What I Wish Others Knew

In my experience, most people don’t have a good understanding of what chronic pain is. The meaning of chronic pain is not common knowledge. I have written a few times before in this series about how I had always learned that pain meant something was physically wrong with me. It was hard enough for ME to understand that I could be in so much pain when I appeared so healthy, let alone for someone who has never experienced it before.

Most times, when I tell someone I have chronic pain, they begin to ask if I’ve seen this type of specialist, or tried that type of therapy. They rack their brains for suggestions and offer me their condolences.

What they don’t understand is that I’m not asking them to fix me.

Five years of doctors’ appointments, back braces, creams and medicines, and physio regimens, haven’t been able to fix me. If only they knew how hard I have tried to get rid of my pain already. If only they knew how frustrating it is to have people sound off suggestions like this, as if I’ve never thought of trying them before. As if only I tried harder, I wouldn’t have this problem.

If I am telling someone about my pain, whether it’s simply that I have chronic pain, a complaint that my pain is really bad today, or a more thorough explanation, there are only a few reasons I am telling them. One, I am having a hard time and need someone to talk to about it, or I just can’t suffer in silence anymore. Two, I am trying to open up, and help them understand me better. Three, I am trying to explain why I’ve missed something, or why I am acting a certain way, so that I do not come off as lazy or disinterested.

When I tell people about my pain, there are some things I wish they knew:

  1. When I talk about my pain, I am not asking for pity. Instead I am asking for compassion, an ear to listen, or arms for a hug.
  2. At this point, I have figured a lot of things out. I don’t need to be told to try “try my heat pad” or to “take it easy”. I need to be told that I am strong when I feel weak. I need to be reminded that I am strong for doing so much, while feeling this way.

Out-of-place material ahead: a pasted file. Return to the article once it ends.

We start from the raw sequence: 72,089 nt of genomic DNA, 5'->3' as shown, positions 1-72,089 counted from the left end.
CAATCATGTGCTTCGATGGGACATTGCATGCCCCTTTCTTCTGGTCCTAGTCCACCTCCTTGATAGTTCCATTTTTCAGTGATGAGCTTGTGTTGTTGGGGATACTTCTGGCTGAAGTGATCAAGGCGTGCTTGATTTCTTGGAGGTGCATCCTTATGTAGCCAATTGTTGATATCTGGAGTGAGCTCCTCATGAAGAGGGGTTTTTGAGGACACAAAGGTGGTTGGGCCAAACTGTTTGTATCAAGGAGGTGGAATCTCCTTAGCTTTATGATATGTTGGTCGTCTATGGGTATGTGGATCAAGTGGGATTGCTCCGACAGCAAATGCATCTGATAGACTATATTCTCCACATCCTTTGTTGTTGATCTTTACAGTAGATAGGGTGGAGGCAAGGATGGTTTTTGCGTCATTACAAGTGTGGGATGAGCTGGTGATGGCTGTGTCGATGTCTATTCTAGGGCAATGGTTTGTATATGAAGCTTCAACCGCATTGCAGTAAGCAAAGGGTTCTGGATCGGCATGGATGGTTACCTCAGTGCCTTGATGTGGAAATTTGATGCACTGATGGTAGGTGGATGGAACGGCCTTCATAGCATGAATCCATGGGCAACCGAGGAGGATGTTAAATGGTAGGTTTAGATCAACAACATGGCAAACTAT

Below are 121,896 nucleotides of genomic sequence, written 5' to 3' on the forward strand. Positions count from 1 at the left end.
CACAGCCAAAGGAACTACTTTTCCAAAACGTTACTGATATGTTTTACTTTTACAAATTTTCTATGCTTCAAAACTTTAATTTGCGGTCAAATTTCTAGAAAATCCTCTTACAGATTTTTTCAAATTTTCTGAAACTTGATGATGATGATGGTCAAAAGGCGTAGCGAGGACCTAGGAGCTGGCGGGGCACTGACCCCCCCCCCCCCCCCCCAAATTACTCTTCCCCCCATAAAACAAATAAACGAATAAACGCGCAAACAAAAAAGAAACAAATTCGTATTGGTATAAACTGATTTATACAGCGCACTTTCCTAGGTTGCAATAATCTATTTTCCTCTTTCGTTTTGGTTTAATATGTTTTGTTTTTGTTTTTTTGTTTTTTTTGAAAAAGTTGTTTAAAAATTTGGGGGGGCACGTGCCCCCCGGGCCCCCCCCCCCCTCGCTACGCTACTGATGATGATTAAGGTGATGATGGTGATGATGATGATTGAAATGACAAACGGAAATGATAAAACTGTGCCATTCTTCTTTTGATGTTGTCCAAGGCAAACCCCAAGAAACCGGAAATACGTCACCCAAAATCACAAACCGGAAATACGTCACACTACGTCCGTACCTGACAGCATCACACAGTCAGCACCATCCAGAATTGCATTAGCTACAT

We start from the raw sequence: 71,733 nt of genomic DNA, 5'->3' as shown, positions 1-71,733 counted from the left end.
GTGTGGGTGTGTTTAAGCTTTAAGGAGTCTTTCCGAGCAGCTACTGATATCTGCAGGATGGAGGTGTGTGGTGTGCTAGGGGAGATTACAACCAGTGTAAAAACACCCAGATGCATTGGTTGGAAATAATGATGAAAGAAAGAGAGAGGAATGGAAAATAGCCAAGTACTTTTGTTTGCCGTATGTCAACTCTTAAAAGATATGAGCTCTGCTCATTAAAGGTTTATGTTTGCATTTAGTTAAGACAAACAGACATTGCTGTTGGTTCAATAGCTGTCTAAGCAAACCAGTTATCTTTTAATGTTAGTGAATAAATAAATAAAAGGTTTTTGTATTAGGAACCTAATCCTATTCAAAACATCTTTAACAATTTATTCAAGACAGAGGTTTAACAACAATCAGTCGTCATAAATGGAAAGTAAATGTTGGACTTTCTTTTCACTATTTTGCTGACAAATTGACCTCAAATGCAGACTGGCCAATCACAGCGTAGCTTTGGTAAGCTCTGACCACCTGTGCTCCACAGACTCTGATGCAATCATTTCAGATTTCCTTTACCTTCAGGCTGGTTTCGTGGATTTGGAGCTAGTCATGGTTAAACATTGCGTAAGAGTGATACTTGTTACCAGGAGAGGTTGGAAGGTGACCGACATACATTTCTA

3. If they are not sure how to be helpful, they can just ask me what I think might help. They could focus less on trying to make my pain go away, and more on how I am feeling about it. They could focus more on being compassionate, and patient with me, and reminding me that I am not a burden for having chronic pain.
  4. I would like for people who know me, and know about my pain, to take some time to consider what it’s like to be in my shoes and live in pain every day. Like really consider what it would be like, and the mental strength it takes to live with and accept that. Not so that they can feel bad for me, but so that they can understand my perspective, and why I act the way that I do.

At some point though, I came to the realization that I cannot expect people to read my mind. I know, mind-blowing RIGHT?! But seriously, I have come to realize that most of the comments that lead me to be frustrated or annoyed with people, are coming from a place of good intention. They simply do not know any better, and are likely trying to help.

I have realized that if I want people to be able to support me in the best way possible, I need to be able to communicate with them about my needs.

I need to get comfortable saying things like, “I just need to vent for a minute”, or “I need you to remind me that it’s okay to take a break”. I also need to be able to tell them what is not helpful. I know that it can be a difficult or uncomfortable conversation, but for me, it has been so worth it. I find that people are more willing to hear it, if I remind them that I know their words are coming from a good place, but that I am simply not receiving them well. And by offering them examples of what can be better, hopefully they will take that into account for the future. I have some amazing, supportive, wonderful people in my life. I am so thankful for the ways that they support me, and listen to me. Even so, communication and constructive dialogue about pain and what support looks like are so important, and can make good relationships even better. I know that we do not always want to talk about pain. However, talking about it can help everyone feel more understood, and is the starting point for problem solving.

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Last Updated: September 22, 2020